August 24, 2022

Phlebotomy Tips: Why You Shouldn’t Pump Your Fist Before a Blood Draw

Key Takeaways

  • Pumping your fist before a blood draw can have a serious effect on the accuracy of lab results. 
  • There are over 80 preanalytical variables that can cause potassium levels to be falsely elevated - and fist pumping is one of the biggest and most common. 
  • As an alternative, veins can be made more obvious by warming the site with a warm compress. 
  • If you can eradicate one most commonly committed clinical error and ensure that no patient has their blood drawn after pumping their fists, your patients are going to be treated according to more accurate potassium results.

Are you a phlebotomist, or interested in learning more about phlebotomy? If so, you’ve come to the right place. Getlabs Phlebotomy Tips is a series focused on sharing knowledge, advice, and best practices for phlebotomists and mobile phlebotomists.

How often do patients sit down for a blood draw and immediately start pumping their fist the moment you apply the tourniquet? If you’re a phlebotomist or medical professional that draws blood, then you know it happens a lot.

We know the patients are just trying to help. If anything, they think they’re making their veins easier to find - and it just might. However, pumping your fist before a blood draw can have a serious effect on the accuracy of lab results. Especially when it comes to potassium levels.

Here’s why you shouldn’t allow patients to pump their fists before a blood draw and alternatives to help minimize the likelihood of misdiagnosing a patient with inaccurate potassium results.

Why you shouldn’t pump your fist before a blood draw

According to the leading guide to possible causes of abnormal test results, the Effects of Preanalytical Variables on Clinical Laboratory Tests, there are over 80 preanalytical variables that can cause potassium levels to be falsely elevated. And when you start to look at the reasons behind these variables, there is one that stands out as one of the biggest and most common: fist pumping.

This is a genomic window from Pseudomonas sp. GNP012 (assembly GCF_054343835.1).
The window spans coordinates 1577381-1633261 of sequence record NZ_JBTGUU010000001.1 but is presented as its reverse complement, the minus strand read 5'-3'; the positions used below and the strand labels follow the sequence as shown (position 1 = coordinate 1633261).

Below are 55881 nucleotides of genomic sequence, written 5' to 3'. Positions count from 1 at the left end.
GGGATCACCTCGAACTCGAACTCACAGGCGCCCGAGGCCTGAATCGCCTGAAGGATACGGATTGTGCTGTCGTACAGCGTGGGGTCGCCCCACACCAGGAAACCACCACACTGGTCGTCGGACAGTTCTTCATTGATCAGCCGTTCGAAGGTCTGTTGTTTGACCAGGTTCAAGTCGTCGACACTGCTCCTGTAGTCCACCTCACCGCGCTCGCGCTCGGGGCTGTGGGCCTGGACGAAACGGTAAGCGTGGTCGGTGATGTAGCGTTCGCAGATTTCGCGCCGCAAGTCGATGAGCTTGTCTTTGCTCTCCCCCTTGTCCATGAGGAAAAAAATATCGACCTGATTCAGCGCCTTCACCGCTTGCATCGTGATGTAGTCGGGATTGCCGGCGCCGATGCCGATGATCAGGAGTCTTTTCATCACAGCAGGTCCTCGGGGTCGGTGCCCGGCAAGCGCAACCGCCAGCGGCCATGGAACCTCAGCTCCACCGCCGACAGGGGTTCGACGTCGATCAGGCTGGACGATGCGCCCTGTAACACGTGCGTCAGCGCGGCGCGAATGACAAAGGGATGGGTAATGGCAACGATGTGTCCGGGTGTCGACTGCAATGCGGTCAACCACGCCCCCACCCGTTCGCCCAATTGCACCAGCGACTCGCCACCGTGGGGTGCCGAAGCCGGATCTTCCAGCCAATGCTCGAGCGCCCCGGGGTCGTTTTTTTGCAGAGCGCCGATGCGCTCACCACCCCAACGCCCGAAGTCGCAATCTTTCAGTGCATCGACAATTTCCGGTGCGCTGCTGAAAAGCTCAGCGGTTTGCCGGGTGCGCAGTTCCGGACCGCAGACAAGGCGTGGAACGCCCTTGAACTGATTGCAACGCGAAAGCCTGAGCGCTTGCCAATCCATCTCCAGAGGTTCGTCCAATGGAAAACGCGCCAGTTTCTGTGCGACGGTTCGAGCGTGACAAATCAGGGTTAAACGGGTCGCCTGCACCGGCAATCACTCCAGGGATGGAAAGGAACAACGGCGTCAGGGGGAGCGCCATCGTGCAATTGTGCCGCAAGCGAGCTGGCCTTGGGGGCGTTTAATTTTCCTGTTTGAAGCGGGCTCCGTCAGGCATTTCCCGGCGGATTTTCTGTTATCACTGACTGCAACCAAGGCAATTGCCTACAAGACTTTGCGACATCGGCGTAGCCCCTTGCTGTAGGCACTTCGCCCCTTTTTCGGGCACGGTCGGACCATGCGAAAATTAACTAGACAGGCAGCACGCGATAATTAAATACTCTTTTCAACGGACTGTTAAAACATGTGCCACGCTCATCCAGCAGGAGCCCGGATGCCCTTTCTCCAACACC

That’s right, fist pumping before a blood draw is one of the most common reasons for potassium levels to be falsely elevated.

In fact, one study found that fist pumping increases potassium levels up to 2.7 mEq/L. It has also been reported that patients pumping their firsts prior to a blood draw causes a third of all elevated potassium results. Even more so, it’s also responsible for half of all critical-value potassium results.

What many patients don’t realize is that pumping their fist can inadvertently double the concentration of potassium in the sample of blood. And when that happens, the physician gets potassium results that no longer represent what’s really going on with the patient.

For example, if the patient comes in with a normal potassium level, but they’re allowed to pump their fist, it can lead the laboratory to report wildly elevated potassium levels. The physician might treat the patient for a condition they don’t have.

Alternatively, a patient might come in with a really low potassium level, but the phlebotomist allows them to pump their first. The laboratory might then report a normal potassium level for the patient and not provide treatment for a condition they have.

This can lead to under-medication, overmedication, misdiagnosed, undiagnosed, or mismanaged care. That’s why it’s so important phlebotomists prevent patients from pumping their fists in the first place.

Alternatives to fist pumping during a blood draw

Despite how widespread it’s been reported that pumping your fist elevates potassium levels, many medical professionals still permit it - or even request it.

That’s why it’s a good idea to train patients to not pump their fists and educate them around why it’s not a good idea. This way, if they encounter a medical professional who is not aware of the negative effects of pumping the fist, at least the patient will know to avoid the practice.

Instead, instruct your patients to clinch and hold their fists - but only if necessary. Pumping should never be attempted no matter how difficult the vein is to locate.

As an alternative, veins can be made more obvious by warming the site with a warm compress, or by lowering the patient’s arm. If pumping the fist is the last resort, release the tourniquet for two minutes to allow blood in the arm to return to its basal state.

If you can eradicate one most commonly committed clinical error and ensure that no patient has their blood drawn after pumping their fists, your patients are going to be treated according to more accurate potassium results. No one is going to be overmedicated, undermedicated, or undiagnosed because you understood the effects of fist pumping on test results.

As always, thanks for stopping by! We look forward to sharing more phlebotomy tips and best practices with you in the future.

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If you’re considering a career as a phlebotomist or curious to learn more, consider working for a mobile phlebotomy service like Getlabs. We hire talented, passionate people from diverse backgrounds, not just because it’s the right thing to do, but because it makes our company stronger as a whole.

If you share our values and our enthusiasm for helping our patients have the best experience, we have a home for you at Getlabs.

Check out our careers page and find out if we’re hiring in your area!

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